With growing interest in cloud, mobility, and zero-trust technology, industry leaders in the identity credential access and management (ICAM) space are seeing a divergence between the existing policy of Common Access Card (CAC) and personal identity verification (PIV) cards, and new technology.
Dean Scontras, vice president of public sector at Duo Security, told MeriTalk that in the ICAM space, the divide between identity cards and authentication through new methods is growing. As the VP at a company best known for its multi-factor authentication, you can guess which camp Scontras falls in.
“We can coexist for the time being, but I think most people envision a future where you’re authenticating with a biometric, or some other kind of authenticator,” he said.
Indeed, Scontras’ vision is shared by many in Federal IT. Dana Deasy, CIO at the Department of Defense, said that “the mobile device is the device that is going to become the predominance of how we work, interact, and communicate across the department moving forward” during the Defense Information Systems Agency (DISA) Forecast to Industry event in November.
However, the process is easier said than done. Even Deasy has noted the difficulty in moving to the new technology. While his predecessor, Terry Halvorsen, created a two-year plan in 2016 to replace the CAC card, Deasy acknowledged in September that the CAC card “will remain the department’s primary authenticator for the foreseeable future.”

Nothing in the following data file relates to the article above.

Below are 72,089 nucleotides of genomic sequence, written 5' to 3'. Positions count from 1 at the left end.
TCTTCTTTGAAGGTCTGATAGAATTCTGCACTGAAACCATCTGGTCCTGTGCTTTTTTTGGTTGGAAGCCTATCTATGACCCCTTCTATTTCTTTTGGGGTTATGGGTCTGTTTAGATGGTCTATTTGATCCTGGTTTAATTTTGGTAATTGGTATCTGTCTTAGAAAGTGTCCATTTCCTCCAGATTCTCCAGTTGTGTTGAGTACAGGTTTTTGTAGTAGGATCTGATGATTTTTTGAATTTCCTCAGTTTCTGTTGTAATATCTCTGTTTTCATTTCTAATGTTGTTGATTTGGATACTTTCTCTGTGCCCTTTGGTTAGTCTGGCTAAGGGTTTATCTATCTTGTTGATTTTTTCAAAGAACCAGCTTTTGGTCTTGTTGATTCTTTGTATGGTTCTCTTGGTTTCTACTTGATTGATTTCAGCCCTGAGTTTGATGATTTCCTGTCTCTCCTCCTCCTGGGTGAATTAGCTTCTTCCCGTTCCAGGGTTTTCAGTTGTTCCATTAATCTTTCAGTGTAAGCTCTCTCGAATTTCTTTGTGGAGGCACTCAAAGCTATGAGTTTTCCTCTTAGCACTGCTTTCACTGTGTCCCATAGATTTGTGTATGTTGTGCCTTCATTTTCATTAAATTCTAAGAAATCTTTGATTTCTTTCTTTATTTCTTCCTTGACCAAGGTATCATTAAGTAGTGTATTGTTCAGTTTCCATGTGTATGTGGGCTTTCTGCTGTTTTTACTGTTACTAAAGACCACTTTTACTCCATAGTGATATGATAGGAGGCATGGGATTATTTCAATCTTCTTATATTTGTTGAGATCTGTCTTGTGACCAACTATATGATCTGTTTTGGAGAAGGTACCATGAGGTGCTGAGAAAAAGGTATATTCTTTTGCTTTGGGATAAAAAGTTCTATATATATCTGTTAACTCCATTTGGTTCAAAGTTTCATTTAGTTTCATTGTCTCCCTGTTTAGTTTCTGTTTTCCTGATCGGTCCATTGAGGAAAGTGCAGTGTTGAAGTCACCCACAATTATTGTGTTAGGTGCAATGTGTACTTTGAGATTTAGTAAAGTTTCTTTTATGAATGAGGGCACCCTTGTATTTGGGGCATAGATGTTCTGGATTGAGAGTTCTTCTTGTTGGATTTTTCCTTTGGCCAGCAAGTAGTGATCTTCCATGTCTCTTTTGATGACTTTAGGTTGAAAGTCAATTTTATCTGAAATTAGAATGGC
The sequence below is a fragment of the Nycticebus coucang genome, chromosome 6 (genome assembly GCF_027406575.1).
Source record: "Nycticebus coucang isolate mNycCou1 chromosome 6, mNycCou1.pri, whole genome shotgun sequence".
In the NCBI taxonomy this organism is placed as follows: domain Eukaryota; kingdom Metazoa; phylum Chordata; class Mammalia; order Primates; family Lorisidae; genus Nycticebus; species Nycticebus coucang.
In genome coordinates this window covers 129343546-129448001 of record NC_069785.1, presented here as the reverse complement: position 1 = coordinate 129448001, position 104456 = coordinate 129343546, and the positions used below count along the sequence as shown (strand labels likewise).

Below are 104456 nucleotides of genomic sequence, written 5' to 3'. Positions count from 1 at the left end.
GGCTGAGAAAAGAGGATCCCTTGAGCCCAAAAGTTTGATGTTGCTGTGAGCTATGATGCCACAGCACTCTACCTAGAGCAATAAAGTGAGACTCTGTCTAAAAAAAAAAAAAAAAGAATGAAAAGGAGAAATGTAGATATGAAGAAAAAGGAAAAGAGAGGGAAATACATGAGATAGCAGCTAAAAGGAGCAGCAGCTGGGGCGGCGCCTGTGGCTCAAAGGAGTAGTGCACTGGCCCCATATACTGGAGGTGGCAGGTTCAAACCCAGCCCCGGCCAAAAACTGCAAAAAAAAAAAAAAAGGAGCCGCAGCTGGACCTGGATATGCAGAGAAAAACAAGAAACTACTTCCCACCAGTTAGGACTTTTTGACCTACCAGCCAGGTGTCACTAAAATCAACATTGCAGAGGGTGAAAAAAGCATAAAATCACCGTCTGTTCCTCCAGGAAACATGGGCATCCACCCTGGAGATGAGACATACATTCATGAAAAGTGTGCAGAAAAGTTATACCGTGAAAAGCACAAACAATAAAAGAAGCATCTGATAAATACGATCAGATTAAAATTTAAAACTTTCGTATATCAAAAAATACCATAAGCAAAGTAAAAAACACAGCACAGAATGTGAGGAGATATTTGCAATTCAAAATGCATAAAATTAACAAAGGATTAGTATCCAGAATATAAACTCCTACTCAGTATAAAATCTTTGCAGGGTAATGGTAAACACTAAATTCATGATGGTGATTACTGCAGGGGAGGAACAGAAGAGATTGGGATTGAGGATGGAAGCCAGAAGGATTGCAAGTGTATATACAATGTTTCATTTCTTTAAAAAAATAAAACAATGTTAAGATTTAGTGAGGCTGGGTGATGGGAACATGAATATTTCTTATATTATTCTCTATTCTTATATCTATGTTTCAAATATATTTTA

Even Scontras acknowledged that “it is unrealistic to think that they’re going to scrap [the Federal] PKI (Public Key Infrastructure program) any time soon,” but saw an opening for current products, like Duo, as a bridge between the existing technology and new solutions, with an eye towards new solutions and zero-trust architectures in the future.
One policy that has seen recent changes is Trusted Internet Connections, with a new draft released in December. While the TIC 3.0 includes the new Use Cases that allow for the adoption of new technology, Scontras noted that he had not yet seen a large impact.
Scontras also spoke to the company’s work in getting FedRAMP approval. Having received their sponsorship from the Department of Energy last fall, he shared that they tentatively expect to receive approval in the summer. He praised the process and the experience with the program management office, and noted that Duo has pushed to get through the process quickly.